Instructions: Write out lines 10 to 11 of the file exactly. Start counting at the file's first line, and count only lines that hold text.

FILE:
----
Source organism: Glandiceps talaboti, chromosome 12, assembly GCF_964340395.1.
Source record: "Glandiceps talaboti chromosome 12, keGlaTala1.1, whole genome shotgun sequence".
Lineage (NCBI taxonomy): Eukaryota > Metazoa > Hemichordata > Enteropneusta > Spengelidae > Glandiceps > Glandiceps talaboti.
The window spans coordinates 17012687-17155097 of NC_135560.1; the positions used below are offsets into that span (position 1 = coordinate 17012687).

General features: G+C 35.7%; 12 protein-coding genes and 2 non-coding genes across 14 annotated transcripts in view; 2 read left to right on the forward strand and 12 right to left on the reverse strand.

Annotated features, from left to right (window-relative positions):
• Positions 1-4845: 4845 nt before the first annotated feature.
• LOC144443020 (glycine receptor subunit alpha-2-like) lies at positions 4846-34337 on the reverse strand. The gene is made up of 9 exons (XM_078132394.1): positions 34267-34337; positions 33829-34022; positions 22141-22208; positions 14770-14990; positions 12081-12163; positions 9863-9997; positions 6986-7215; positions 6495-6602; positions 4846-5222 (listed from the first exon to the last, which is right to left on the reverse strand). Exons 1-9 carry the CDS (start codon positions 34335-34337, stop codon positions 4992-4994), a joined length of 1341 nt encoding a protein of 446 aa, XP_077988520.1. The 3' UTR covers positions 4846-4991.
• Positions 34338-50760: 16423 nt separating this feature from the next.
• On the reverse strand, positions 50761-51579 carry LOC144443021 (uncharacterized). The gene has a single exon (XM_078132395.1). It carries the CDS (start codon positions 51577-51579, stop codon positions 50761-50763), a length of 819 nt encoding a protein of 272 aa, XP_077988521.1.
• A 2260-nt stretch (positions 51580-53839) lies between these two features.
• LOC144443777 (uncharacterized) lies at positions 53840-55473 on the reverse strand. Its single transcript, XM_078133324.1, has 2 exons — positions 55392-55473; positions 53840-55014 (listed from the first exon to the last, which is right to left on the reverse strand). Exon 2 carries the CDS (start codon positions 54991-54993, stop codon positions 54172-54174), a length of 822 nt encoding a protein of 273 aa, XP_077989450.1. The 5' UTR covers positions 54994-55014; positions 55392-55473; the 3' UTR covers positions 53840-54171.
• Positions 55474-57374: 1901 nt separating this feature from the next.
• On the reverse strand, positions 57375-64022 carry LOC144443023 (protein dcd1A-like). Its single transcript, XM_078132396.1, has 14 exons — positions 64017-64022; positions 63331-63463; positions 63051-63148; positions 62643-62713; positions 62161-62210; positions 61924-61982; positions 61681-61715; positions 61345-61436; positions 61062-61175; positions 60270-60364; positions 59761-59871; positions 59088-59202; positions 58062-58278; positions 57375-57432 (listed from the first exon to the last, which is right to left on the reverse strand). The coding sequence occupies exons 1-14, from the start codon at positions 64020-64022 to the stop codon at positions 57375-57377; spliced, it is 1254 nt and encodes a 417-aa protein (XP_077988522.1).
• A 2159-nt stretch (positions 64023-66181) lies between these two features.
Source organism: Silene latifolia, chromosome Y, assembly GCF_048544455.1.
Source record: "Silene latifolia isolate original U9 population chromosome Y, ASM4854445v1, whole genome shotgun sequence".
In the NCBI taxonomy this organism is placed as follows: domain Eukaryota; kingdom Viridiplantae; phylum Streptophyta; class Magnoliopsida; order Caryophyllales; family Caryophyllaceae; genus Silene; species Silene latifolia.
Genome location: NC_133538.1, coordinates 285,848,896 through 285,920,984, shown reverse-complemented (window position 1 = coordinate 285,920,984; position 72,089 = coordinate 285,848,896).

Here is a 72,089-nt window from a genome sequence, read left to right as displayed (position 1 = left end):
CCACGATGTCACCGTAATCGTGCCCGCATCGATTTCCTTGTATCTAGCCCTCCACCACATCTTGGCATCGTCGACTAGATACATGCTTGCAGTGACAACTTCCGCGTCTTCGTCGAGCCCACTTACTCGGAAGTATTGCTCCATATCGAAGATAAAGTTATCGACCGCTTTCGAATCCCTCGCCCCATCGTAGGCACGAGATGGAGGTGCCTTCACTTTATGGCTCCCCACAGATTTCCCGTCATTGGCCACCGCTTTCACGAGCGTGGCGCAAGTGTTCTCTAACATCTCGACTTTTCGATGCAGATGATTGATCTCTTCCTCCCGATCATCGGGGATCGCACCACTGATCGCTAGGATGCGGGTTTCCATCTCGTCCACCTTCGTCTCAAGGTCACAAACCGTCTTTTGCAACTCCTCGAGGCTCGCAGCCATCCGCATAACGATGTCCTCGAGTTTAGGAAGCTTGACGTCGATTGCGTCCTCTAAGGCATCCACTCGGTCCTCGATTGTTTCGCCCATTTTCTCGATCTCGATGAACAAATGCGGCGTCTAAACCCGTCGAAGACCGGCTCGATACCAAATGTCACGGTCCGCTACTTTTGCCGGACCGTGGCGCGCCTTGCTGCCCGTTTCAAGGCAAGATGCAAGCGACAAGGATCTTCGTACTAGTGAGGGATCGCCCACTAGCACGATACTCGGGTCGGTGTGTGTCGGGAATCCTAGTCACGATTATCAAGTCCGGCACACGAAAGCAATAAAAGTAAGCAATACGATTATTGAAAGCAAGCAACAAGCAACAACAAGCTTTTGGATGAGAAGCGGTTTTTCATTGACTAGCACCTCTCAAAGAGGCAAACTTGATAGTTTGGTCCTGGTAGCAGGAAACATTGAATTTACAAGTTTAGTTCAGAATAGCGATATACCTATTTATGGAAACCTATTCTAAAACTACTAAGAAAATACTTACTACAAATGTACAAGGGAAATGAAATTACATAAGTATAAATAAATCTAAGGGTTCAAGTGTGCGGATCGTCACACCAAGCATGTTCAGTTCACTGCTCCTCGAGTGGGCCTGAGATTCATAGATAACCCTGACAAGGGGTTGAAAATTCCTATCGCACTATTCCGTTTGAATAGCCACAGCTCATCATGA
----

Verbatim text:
• On the reverse strand, positions 50761-51579 carry LOC144443021 (uncharacterized). The gene has a single exon (XM_078132395.1). It carries the CDS (start codon positions 51577-51579, stop codon positions 50761-50763), a length of 819 nt encoding a protein of 272 aa, XP_077988521.1.
• A 2260-nt stretch (positions 51580-53839) lies between these two features.